Aug 11, 2006

I don't like the sound of this

The government may prosecute the recipients of leaked information, according to a federal judge.

As Patterico points out, this opens the door to prosecuting the papers that exposed the SWIFT story. My question: Why aren't we going after the actual leakers, who actually committed the crime? I think the decision to publish by the NYT and the LAT was wrong, unpatriotic and motivated by advanced-stage BDS syndrome. But it's already illegal for people who have security clearances to leak that information. A few well-publicized prosecutions might make them think twice before doing that. Instead, we go after the alleged outers of former CIA recluse Valerie Plame.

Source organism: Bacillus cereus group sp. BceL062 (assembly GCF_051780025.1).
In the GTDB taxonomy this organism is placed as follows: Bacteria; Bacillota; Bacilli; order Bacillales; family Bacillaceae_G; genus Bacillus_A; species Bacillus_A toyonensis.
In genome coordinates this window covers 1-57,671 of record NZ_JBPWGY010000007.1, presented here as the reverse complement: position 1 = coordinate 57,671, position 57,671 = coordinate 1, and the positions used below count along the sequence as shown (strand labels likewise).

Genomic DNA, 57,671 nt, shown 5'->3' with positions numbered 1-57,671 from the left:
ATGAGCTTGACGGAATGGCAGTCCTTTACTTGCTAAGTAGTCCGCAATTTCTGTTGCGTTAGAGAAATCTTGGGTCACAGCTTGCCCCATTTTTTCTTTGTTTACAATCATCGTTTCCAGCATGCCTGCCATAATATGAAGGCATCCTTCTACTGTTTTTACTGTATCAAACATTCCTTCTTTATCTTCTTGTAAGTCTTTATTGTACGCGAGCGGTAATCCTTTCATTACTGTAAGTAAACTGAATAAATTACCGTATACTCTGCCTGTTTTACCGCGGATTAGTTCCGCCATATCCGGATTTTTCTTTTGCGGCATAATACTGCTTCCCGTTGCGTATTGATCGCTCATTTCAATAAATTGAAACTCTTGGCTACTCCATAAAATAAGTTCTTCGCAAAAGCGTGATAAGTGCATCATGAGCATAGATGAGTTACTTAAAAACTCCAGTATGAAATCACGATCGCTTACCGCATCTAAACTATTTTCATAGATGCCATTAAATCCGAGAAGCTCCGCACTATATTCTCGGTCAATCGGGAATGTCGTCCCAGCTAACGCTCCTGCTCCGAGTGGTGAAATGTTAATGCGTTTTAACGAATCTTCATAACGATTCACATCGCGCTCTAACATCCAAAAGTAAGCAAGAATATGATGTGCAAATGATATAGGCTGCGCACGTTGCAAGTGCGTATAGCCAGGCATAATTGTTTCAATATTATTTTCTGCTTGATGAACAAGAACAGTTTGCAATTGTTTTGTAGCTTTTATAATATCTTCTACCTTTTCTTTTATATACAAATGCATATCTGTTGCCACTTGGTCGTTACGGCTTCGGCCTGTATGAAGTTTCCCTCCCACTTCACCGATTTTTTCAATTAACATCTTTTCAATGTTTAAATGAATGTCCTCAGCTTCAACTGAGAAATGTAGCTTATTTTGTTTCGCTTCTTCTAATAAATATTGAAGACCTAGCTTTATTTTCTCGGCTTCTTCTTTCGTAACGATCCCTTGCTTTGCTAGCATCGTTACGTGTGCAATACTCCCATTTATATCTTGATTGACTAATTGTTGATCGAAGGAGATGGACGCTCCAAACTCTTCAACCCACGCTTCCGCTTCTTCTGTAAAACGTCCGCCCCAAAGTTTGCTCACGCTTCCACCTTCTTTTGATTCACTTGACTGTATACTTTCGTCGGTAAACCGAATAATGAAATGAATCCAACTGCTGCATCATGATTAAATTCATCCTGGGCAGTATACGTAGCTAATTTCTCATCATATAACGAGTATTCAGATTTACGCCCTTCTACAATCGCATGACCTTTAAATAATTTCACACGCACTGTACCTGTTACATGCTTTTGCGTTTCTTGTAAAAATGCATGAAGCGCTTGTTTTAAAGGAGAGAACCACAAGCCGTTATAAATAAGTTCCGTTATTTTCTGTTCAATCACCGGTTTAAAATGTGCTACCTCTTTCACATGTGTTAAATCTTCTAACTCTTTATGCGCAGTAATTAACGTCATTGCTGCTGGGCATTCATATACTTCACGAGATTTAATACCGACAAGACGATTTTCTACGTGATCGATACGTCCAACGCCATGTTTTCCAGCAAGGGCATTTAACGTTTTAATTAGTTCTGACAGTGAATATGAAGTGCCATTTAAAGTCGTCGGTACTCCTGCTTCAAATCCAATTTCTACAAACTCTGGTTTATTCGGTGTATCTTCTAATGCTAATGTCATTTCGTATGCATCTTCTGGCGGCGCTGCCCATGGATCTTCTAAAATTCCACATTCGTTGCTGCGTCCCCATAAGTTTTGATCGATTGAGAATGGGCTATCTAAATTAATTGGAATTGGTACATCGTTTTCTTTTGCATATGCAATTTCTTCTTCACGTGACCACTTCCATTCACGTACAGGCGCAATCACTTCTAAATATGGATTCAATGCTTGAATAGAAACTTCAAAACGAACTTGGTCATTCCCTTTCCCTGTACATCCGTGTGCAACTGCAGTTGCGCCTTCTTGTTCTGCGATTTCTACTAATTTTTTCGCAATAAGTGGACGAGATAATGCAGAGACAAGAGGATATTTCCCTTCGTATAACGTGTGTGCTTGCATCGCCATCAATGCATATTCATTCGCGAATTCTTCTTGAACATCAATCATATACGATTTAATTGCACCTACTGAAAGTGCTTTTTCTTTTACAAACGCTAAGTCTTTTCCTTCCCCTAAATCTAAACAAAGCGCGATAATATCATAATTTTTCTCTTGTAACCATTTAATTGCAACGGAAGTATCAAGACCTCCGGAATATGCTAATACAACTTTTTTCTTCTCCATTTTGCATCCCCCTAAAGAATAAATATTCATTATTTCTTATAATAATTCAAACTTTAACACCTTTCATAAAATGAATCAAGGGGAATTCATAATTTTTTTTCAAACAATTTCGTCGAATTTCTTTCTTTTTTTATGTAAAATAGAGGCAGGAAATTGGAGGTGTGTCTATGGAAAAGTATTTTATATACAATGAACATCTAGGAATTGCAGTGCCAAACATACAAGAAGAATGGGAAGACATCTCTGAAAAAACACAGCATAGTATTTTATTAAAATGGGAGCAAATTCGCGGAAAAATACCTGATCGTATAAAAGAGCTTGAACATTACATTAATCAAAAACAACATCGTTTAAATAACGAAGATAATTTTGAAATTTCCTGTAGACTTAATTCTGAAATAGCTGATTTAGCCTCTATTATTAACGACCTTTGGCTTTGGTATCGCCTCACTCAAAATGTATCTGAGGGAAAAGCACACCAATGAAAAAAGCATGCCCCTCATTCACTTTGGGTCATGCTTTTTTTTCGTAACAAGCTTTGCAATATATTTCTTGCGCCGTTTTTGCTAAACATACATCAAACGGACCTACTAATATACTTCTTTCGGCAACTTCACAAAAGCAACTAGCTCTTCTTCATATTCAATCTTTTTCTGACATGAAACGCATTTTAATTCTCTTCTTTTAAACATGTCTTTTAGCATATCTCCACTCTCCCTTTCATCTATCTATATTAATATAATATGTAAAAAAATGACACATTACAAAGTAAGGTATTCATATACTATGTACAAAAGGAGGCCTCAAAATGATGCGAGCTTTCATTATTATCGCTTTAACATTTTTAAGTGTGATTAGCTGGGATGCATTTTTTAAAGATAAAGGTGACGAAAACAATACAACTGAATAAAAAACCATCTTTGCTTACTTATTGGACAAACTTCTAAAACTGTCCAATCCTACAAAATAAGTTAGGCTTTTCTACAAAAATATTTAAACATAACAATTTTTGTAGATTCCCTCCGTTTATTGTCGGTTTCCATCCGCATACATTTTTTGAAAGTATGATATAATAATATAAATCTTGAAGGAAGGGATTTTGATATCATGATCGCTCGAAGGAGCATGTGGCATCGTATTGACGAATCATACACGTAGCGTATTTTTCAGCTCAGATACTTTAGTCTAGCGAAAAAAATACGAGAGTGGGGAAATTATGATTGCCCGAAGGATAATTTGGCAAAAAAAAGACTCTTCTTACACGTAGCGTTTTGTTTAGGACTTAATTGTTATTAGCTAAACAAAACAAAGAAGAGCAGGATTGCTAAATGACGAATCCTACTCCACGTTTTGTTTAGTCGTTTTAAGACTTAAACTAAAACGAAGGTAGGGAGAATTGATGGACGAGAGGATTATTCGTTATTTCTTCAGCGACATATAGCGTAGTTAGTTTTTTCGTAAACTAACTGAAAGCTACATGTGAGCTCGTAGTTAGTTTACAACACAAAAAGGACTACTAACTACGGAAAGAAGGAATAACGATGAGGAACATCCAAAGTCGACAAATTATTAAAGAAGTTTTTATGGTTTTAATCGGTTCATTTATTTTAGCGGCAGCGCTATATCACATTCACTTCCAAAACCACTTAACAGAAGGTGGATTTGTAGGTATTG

By the way, I have no problem with putting journlists behind bars for refusing to disclose sources. This does not, in my opinion, have anything to do with freedom of speech. The press, or anyone else, has the right to write or say anything they want. They do not have the right to hide behind/cover up for anonymous sources. People won't spill the beans to you without a guarantee of anonymity? Find another way to write the story. Where in the Constitution does it say the press gets extra special privileges the rest of us don't have?

Via Michelle Malkin.

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